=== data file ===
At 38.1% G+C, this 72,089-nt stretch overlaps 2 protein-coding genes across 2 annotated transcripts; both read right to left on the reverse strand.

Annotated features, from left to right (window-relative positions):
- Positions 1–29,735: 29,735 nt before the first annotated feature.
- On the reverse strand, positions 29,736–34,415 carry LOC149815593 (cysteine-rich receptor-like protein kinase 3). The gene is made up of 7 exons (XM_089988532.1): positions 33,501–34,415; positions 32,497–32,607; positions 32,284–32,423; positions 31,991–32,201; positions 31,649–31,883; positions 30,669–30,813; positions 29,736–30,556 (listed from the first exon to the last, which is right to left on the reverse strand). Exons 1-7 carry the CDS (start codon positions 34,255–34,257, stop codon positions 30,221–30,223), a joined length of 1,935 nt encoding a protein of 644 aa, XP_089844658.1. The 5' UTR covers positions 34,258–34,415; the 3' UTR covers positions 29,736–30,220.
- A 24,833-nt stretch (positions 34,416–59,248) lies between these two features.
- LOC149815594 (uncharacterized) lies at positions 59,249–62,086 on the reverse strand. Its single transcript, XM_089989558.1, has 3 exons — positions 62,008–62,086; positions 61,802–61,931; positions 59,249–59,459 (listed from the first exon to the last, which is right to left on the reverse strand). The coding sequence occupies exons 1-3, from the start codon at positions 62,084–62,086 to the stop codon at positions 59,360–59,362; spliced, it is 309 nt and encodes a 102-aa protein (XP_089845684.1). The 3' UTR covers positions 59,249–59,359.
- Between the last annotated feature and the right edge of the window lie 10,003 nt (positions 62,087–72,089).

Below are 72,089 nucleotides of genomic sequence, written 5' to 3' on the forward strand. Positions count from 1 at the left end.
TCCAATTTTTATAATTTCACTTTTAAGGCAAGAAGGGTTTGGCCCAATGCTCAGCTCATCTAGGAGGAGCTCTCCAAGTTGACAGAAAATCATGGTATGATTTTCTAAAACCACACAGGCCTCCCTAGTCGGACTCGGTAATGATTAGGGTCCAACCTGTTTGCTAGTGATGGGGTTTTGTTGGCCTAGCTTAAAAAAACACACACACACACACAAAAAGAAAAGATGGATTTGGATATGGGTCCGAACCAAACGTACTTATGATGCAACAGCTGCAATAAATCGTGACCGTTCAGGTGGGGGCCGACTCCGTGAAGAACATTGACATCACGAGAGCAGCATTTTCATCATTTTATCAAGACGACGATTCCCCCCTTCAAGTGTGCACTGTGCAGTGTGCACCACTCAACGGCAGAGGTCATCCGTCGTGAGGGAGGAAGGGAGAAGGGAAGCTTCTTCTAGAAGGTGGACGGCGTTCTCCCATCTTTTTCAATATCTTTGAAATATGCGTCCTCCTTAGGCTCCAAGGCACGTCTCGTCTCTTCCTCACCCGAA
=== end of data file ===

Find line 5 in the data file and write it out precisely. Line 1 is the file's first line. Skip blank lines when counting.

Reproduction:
- A 24,833-nt stretch (positions 34,416–59,248) lies between these two features.